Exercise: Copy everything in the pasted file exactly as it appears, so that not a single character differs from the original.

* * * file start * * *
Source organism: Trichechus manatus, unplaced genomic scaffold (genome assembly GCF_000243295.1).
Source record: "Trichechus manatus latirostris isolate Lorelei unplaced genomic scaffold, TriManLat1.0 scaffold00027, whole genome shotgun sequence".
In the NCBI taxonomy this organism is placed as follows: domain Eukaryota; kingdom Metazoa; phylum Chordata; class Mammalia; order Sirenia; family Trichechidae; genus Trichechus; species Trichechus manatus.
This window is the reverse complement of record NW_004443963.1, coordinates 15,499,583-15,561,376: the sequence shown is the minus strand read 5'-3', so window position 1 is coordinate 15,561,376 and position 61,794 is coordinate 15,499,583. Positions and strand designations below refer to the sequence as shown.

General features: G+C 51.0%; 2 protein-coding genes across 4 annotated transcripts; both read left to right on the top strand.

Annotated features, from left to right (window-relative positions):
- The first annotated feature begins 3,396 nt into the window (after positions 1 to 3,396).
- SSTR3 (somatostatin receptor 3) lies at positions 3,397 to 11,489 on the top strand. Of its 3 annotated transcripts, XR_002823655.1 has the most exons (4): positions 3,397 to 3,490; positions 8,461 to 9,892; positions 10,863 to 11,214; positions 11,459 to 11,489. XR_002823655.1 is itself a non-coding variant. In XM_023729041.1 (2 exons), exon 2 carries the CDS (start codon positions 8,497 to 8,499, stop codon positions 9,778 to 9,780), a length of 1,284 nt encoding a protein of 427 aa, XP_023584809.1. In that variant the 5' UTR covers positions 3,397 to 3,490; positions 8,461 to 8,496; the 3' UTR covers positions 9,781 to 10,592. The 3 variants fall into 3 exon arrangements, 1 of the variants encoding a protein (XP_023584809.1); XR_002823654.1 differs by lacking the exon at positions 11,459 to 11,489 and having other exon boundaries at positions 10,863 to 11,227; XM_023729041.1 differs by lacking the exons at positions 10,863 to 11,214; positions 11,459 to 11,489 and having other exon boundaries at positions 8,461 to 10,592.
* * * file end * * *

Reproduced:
Source organism: Trichechus manatus, unplaced genomic scaffold (genome assembly GCF_000243295.1).
Source record: "Trichechus manatus latirostris isolate Lorelei unplaced genomic scaffold, TriManLat1.0 scaffold00027, whole genome shotgun sequence".
In the NCBI taxonomy this organism is placed as follows: domain Eukaryota; kingdom Metazoa; phylum Chordata; class Mammalia; order Sirenia; family Trichechidae; genus Trichechus; species Trichechus manatus.
This window is the reverse complement of record NW_004443963.1, coordinates 15,499,583-15,561,376: the sequence shown is the minus strand read 5'-3', so window position 1 is coordinate 15,561,376 and position 61,794 is coordinate 15,499,583. Positions and strand designations below refer to the sequence as shown.

General features: G+C 51.0%; 2 protein-coding genes across 4 annotated transcripts; both read left to right on the top strand.

Annotated features, from left to right (window-relative positions):
- The first annotated feature begins 3,396 nt into the window (after positions 1 to 3,396).
- SSTR3 (somatostatin receptor 3) lies at positions 3,397 to 11,489 on the top strand. Of its 3 annotated transcripts, XR_002823655.1 has the most exons (4): positions 3,397 to 3,490; positions 8,461 to 9,892; positions 10,863 to 11,214; positions 11,459 to 11,489. XR_002823655.1 is itself a non-coding variant. In XM_023729041.1 (2 exons), exon 2 carries the CDS (start codon positions 8,497 to 8,499, stop codon positions 9,778 to 9,780), a length of 1,284 nt encoding a protein of 427 aa, XP_023584809.1. In that variant the 5' UTR covers positions 3,397 to 3,490; positions 8,461 to 8,496; the 3' UTR covers positions 9,781 to 10,592. The 3 variants fall into 3 exon arrangements, 1 of the variants encoding a protein (XP_023584809.1); XR_002823654.1 differs by lacking the exon at positions 11,459 to 11,489 and having other exon boundaries at positions 10,863 to 11,227; XM_023729041.1 differs by lacking the exons at positions 10,863 to 11,214; positions 11,459 to 11,489 and having other exon boundaries at positions 8,461 to 10,592.